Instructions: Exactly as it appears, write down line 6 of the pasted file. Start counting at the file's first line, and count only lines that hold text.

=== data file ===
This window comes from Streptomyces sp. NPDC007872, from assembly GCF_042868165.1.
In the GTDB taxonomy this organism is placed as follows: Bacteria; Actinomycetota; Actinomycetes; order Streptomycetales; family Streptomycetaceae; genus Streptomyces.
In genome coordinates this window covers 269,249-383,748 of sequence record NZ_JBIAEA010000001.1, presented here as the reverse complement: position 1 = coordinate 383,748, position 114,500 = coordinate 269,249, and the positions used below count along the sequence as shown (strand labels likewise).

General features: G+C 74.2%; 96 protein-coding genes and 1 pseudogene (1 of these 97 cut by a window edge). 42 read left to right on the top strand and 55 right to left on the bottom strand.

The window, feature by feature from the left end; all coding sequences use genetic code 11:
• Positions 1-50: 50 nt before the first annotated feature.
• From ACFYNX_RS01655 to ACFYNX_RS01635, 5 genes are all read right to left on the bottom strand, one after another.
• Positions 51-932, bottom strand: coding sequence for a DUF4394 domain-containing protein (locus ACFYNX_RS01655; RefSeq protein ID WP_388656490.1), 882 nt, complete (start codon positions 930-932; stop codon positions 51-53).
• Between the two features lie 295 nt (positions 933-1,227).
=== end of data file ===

• Positions 1-50: 50 nt before the first annotated feature.